For nearly a decade, the fashion industry has been a wonderful example of how a creative industry thrives without copyright law
. Multiple studies have demonstrated this. Not only have the studies found that the US fashion industry is a thriving industry, with lots of competition, plenty of players, and tons of innovation, some research has made it clear that it's the very lack of copyright that has made all of this possible
. That's because the lack of copyright does a few incredibly useful things in the industry. First, it pushes designers to keep coming up with the "next big thing," since they can't just rest on their laurels. Second, it's actually helped create trends
that have increased the value of key brands. That is, the fact that anyone can copy a hot new design from a top designer means that ideas permeate faster, and each year's big trend gets established by the overall market. It also helps to segment the market, as copycat providers cover the low end, which actually makes the high end "designer" products more valuable. Buyers of the copies aspire to eventually be able to get the brand names.
It's difficult to think of an industry that needs copyright less
than the fashion industry. After all, the purpose of copyright is to create incentives for greater innovation, such that the public benefits. And here we have a highly competitive, highly innovative market that addresses what the public wants through market segmentation.
And yet... as always happens with intellectual property, it's after
such benefits accrue that the leaders in the market seek to put in place stricter intellectual property laws. They always claim it's to "protect" intellectual property, but the reality is that it's to restrict competition, slow down innovation and allow the top designers greater monopoly rents on their offerings, such that they don't have to compete as much, nor innovate as much. It's pure rent seeking.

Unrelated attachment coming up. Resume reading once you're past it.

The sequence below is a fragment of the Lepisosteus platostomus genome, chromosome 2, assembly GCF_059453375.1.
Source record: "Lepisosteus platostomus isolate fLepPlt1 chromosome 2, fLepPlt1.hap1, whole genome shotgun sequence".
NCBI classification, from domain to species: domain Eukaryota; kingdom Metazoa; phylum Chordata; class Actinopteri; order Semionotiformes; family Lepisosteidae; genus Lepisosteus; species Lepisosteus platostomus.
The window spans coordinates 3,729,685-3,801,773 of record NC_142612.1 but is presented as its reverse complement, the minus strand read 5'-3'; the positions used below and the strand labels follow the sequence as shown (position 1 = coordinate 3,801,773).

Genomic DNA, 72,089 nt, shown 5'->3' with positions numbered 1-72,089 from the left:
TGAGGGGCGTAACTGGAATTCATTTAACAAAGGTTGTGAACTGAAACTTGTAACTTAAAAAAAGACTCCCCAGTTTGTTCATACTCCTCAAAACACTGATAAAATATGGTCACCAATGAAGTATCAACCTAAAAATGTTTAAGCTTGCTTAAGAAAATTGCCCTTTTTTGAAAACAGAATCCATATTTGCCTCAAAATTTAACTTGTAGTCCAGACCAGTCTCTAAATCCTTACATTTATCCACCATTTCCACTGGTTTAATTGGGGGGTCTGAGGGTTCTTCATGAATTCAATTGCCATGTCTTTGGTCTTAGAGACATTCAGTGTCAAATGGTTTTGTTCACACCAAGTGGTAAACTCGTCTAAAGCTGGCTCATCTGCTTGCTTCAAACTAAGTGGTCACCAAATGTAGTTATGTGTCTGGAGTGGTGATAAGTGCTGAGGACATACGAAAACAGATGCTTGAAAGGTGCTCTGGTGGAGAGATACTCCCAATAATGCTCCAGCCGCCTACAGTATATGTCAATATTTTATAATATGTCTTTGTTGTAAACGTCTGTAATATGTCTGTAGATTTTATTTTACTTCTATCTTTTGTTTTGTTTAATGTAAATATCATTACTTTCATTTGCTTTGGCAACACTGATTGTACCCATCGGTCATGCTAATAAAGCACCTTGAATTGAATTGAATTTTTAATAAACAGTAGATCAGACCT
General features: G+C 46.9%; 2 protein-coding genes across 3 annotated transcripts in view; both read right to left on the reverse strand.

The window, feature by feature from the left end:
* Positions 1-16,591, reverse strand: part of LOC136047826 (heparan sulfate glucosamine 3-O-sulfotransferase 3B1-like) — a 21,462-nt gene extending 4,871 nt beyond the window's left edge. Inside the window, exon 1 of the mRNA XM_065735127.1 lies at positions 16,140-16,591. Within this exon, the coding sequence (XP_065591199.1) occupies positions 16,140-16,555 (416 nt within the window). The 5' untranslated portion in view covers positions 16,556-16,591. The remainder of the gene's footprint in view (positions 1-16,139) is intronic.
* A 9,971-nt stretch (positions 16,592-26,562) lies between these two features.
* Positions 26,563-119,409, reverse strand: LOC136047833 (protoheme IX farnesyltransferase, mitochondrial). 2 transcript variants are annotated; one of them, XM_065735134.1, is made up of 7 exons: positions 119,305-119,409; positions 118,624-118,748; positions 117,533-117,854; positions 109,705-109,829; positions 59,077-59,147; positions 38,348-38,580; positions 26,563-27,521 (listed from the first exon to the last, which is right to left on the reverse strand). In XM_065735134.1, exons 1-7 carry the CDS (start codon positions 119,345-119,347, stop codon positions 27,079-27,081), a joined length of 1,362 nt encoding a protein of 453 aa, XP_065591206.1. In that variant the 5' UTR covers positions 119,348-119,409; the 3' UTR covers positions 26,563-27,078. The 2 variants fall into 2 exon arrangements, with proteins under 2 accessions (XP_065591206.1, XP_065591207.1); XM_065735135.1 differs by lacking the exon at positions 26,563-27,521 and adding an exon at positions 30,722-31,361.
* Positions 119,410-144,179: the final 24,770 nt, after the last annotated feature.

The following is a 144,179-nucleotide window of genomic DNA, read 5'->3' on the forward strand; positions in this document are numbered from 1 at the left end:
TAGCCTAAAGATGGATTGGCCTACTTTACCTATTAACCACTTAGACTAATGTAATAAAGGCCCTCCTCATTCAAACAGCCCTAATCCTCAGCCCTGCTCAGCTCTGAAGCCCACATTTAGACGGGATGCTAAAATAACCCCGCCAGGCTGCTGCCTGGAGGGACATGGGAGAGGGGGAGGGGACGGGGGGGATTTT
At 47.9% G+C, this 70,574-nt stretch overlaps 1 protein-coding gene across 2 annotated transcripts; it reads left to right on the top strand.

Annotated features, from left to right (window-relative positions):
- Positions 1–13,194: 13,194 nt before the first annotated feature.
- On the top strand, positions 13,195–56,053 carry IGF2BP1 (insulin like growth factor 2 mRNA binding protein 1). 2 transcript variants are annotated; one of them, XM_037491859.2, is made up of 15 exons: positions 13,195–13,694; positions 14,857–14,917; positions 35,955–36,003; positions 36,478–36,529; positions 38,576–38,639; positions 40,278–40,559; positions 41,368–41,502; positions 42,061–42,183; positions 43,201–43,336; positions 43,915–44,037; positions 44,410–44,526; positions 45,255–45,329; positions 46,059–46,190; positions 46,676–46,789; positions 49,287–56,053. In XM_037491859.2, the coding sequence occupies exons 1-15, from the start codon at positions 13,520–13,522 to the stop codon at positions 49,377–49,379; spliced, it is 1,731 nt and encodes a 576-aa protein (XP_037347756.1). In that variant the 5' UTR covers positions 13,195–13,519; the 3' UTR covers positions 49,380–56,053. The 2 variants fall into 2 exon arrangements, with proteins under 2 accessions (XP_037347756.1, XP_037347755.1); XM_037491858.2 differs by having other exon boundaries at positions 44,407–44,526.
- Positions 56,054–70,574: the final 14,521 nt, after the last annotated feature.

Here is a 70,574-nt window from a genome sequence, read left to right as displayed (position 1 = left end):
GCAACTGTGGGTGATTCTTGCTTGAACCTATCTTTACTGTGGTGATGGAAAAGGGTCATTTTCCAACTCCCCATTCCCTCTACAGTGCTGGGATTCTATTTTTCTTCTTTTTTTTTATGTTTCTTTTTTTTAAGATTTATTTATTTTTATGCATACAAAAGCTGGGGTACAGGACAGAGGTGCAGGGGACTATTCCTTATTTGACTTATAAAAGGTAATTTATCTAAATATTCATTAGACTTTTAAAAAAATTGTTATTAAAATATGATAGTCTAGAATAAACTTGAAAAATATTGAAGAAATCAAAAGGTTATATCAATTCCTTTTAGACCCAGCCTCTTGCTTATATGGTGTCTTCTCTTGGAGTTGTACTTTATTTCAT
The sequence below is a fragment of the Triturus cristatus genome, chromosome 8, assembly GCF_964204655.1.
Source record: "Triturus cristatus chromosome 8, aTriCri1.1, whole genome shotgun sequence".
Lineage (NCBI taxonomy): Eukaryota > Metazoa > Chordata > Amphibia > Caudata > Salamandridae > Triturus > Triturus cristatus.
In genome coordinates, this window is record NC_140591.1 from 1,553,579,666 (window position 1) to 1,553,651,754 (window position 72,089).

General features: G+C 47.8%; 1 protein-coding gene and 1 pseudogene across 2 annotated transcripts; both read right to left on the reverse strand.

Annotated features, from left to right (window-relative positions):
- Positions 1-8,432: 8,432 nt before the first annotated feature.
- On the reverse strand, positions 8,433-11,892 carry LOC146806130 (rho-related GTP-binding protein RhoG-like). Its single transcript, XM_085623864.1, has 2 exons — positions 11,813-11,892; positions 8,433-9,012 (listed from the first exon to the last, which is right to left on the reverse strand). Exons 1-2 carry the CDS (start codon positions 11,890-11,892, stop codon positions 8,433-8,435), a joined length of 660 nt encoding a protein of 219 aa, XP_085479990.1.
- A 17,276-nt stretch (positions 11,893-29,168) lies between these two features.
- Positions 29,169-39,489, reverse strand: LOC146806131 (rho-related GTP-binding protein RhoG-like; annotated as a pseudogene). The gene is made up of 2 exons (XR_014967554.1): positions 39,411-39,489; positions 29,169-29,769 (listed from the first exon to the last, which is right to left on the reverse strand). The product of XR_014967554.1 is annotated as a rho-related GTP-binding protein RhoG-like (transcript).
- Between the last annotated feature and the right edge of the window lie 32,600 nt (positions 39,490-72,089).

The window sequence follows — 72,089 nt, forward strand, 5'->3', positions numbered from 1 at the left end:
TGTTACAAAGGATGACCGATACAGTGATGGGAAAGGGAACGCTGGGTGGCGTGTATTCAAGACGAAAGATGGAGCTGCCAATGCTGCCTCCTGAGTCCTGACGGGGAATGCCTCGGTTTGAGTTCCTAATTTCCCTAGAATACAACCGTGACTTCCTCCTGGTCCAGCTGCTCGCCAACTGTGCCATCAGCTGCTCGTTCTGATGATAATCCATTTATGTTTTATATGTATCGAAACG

So, of course, some politicians are pushing it. Senator Chuck Schumer has been the main backer of such a law, egged on by law professor Susan Scafidi, who seems to have made it her life's cause to get in place such a protectionist, anti-innovation, anti-competition, anti-new fashion designer law. She's not above falsely implying that this is an issue about counterfeiting
. It's not. We're talking about perfectly legitimate copies. When people are pushed on this issue, the best they seem to be able to come up with is the idea that when designers have their work copied, it makes people sad
Scafidi is happily talking up that Congress is going to once again try to pass this unnecessary, economically dangerous and innovation-hindering law
. Every year it gets introduced it ends up dying on the vine, but in the last few years, it's definitely gotten much closer. Unfortunately, it seems like Congress only seems to want to hear from those who support the law, and pays little attention to the tons of evidence that it's not needed at all.